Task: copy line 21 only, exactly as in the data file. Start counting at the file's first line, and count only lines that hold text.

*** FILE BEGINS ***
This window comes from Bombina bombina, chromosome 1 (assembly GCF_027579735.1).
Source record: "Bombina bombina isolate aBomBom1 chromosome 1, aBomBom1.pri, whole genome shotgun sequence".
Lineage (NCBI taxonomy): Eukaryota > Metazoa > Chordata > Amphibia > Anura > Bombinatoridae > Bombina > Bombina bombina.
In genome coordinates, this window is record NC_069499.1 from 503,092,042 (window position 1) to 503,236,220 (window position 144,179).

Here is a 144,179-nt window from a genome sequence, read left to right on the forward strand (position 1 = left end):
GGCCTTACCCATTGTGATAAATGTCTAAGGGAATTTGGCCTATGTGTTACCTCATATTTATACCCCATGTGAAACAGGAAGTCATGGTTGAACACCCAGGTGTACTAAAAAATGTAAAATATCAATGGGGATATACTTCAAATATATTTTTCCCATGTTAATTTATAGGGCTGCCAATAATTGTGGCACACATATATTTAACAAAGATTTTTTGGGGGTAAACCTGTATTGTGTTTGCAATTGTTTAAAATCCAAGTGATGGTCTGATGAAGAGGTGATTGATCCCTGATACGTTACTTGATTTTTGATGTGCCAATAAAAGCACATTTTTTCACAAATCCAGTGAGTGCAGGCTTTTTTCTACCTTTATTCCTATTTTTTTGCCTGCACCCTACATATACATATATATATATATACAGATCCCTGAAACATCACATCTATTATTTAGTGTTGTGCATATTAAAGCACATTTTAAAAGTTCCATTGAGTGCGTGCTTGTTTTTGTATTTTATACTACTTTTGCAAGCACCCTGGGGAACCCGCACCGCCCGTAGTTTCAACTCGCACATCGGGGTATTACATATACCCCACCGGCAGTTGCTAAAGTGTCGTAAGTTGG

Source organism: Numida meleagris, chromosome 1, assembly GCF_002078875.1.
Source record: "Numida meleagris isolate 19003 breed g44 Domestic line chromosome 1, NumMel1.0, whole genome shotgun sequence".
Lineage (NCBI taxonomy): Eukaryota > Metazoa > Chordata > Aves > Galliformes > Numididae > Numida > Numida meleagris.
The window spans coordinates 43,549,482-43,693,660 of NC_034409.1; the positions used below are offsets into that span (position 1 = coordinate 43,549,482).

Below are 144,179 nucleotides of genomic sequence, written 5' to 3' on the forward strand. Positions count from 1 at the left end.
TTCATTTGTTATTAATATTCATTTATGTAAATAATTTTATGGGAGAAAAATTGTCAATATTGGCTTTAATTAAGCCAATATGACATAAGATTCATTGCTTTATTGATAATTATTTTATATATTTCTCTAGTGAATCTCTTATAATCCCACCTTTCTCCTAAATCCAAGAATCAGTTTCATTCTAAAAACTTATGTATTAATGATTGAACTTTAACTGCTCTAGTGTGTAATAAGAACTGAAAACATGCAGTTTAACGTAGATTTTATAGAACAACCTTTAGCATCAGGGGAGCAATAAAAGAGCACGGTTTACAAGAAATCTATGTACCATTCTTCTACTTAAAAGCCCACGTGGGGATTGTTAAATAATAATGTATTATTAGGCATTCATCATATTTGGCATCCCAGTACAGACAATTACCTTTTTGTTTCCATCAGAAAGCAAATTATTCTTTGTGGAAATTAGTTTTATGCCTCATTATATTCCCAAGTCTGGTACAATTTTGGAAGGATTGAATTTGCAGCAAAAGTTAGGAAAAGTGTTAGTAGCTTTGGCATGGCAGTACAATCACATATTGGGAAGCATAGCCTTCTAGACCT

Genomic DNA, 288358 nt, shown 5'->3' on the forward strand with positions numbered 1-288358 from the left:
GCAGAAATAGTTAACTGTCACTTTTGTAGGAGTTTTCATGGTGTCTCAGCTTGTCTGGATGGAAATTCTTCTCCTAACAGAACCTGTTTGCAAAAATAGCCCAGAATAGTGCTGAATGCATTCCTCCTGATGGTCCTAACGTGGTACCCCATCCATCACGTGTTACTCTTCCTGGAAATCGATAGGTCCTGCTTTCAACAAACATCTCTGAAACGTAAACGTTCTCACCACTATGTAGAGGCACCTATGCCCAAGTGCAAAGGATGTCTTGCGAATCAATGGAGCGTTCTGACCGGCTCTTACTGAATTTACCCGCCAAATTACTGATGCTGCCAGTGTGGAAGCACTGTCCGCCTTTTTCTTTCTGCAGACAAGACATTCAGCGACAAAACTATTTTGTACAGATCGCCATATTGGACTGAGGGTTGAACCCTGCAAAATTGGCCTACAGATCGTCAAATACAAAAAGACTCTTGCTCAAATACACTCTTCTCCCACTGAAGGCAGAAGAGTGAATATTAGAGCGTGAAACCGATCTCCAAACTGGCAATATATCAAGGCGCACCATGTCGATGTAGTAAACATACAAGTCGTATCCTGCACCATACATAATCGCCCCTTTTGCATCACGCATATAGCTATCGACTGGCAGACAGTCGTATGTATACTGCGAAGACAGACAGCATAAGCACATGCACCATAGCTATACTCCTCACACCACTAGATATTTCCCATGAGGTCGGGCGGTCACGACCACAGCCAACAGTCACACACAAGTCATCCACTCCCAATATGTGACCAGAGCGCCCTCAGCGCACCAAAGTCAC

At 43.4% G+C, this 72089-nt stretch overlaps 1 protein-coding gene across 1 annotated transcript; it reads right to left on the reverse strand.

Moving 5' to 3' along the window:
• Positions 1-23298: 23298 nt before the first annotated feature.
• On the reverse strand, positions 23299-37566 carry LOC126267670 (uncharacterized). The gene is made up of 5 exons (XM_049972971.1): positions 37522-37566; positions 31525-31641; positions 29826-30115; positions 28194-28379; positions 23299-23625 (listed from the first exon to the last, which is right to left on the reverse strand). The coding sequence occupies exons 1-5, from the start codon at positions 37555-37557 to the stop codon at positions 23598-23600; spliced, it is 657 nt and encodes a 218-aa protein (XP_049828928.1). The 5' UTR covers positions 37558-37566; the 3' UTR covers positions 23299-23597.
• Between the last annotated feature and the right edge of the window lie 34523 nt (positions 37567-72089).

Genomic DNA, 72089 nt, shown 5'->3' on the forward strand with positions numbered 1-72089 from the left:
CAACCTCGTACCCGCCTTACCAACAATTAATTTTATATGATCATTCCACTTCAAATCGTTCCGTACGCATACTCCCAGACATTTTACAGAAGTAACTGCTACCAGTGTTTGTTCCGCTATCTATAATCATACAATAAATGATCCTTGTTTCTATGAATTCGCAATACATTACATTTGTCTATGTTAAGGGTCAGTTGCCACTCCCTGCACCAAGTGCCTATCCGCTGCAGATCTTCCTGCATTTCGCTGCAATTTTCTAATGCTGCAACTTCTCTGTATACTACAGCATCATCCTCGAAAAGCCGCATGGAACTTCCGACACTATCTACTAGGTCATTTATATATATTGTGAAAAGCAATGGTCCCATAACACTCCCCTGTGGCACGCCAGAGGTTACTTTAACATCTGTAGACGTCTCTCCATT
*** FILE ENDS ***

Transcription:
CAACCTCGTACCCGCCTTACCAACAATTAATTTTATATGATCATTCCACTTCAAATCGTTCCGTACGCATACTCCCAGACATTTTACAGAAGTAACTGCTACCAGTGTTTGTTCCGCTATCTATAATCATACAATAAATGATCCTTGTTTCTATGAATTCGCAATACATTACATTTGTCTATGTTAAGGGTCAGTTGCCACTCCCTGCACCAAGTGCCTATCCGCTGCAGATCTTCCTGCATTTCGCTGCAATTTTCTAATGCTGCAACTTCTCTGTATACTACAGCATCATCCTCGAAAAGCCGCATGGAACTTCCGACACTATCTACTAGGTCATTTATATATATTGTGAAAAGCAATGGTCCCATAACACTCCCCTGTGGCACGCCAGAGGTTACTTTAACATCTGTAGACGTCTCTCCATT